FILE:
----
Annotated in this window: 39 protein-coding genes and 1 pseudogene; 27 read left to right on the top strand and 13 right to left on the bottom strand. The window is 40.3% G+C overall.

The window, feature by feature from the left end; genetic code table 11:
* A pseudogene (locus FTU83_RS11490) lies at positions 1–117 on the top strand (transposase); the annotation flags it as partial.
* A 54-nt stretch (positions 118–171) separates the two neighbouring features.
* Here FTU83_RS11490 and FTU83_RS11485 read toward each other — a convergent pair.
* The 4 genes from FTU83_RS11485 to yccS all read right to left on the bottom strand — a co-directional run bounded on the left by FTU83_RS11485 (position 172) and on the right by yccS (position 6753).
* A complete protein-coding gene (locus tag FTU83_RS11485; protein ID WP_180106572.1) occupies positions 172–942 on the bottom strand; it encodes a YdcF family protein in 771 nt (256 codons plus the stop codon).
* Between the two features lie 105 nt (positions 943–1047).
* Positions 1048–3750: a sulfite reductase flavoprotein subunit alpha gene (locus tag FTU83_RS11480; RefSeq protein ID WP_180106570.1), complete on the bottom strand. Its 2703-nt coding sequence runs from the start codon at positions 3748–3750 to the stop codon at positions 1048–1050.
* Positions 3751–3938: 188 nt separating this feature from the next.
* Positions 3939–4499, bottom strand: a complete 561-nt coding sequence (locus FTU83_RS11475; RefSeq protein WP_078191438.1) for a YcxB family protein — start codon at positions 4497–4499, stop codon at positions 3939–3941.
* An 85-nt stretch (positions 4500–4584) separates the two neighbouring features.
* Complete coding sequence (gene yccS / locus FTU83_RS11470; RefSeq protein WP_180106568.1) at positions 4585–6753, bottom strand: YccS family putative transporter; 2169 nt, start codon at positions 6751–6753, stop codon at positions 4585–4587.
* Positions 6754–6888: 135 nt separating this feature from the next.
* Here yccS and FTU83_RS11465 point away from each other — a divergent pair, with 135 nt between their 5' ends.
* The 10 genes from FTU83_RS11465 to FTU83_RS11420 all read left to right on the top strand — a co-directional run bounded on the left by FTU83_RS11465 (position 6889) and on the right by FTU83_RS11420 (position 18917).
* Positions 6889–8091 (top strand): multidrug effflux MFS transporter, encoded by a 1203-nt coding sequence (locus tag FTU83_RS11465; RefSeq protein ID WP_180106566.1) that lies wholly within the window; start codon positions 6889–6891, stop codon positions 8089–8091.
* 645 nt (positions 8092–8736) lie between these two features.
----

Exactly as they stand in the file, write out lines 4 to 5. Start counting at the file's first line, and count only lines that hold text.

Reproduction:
* A 54-nt stretch (positions 118–171) separates the two neighbouring features.
* Here FTU83_RS11490 and FTU83_RS11485 read toward each other — a convergent pair.